Dangers_Threats to Brown Pelicans


Dangers and Threats
To Brown Pelicans

 

 

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Dangers to Brown Pelicans

Brown pelicans of every age sometimes develop the regrettable habit of frequenting fishing docks for handouts. The birds may become so tame and accustomed to being fed that they will try to intercept fishing lures being cast into the water.

Too often this ends up with a bird having a hook impaled in its body or snagged in its pouch. Or the pelican may become helplessly entangled in the fishing line.

If the a fishing hook rips a pelican's pouch, the pelican could starve. A good number of brown pelicans brought to rehabilitation centers are there to have their pouches repaired.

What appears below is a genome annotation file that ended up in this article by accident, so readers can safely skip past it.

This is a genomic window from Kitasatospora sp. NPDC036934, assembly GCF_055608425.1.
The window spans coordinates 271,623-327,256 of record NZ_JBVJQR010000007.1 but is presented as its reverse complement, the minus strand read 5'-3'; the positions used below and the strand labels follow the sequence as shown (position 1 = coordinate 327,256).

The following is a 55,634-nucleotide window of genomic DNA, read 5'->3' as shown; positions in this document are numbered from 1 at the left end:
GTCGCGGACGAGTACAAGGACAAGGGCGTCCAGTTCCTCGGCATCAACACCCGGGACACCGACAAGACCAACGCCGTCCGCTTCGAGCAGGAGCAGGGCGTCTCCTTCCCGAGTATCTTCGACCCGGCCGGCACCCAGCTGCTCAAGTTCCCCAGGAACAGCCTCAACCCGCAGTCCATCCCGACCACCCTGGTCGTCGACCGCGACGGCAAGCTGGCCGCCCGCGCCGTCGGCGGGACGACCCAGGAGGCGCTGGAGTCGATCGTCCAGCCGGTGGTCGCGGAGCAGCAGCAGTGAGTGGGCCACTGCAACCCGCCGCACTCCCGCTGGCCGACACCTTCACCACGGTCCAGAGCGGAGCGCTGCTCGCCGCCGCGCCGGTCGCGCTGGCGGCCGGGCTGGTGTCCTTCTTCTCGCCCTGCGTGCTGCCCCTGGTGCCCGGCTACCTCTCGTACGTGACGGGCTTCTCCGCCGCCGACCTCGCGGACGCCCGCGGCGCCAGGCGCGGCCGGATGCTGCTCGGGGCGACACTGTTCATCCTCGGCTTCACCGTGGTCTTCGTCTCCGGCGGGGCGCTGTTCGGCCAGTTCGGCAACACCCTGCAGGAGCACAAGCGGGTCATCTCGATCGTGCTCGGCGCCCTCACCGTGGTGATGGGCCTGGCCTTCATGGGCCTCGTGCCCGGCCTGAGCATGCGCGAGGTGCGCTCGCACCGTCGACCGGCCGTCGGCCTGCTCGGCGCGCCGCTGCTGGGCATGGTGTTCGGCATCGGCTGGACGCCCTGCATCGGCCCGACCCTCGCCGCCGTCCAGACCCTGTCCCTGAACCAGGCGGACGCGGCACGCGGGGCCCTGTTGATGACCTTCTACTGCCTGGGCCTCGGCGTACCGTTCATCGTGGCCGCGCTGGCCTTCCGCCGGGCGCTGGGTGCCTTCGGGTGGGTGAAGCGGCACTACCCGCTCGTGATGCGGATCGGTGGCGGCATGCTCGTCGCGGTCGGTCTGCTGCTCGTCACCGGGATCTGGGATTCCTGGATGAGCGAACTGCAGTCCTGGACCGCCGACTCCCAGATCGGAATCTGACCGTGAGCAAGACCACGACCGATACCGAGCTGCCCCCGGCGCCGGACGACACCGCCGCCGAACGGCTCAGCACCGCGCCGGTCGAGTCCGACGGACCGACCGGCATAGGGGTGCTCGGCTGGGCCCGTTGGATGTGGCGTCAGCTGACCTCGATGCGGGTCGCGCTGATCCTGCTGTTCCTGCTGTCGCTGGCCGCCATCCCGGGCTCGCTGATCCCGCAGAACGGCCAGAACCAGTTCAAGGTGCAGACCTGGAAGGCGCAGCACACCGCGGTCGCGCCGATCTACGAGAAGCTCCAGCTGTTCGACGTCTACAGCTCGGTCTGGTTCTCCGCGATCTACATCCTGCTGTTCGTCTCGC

Past Pesticide Damage

Brown pelican populations were severely damaged in many parts of the country by the pesticide DDT. The DDT caused the adults to produce thinner egg shells that could not survive the incubation process.

Fortunately, most of Florida's brown pelicans, at least, escaped this situation because the pesticide was not widely used throughout the state.

Florida's current brown pelican population is estimated at about 20,000 birds.

Elsewhere
in the Southeast, the declining brown pelican populations, along with those of the bald eagle, were important signals that something in the environment was very, very wrong.

Fortunately, the birds are rebounding well almost everywhere. In fact, the brown pelican was removed from the federal list of threatened and endangered species in 2009.

In Florida, it's easy to see thriving colonies of brown pelicans. Link to the first topic below.

To Where to See Nesting Brown Pelicans

To How Brown Pelicans Feed

To Brown Pelican Breeding & Nesting

To
How Brown Pelicans Fly & Dive

To Florida Wildlife & Animals Home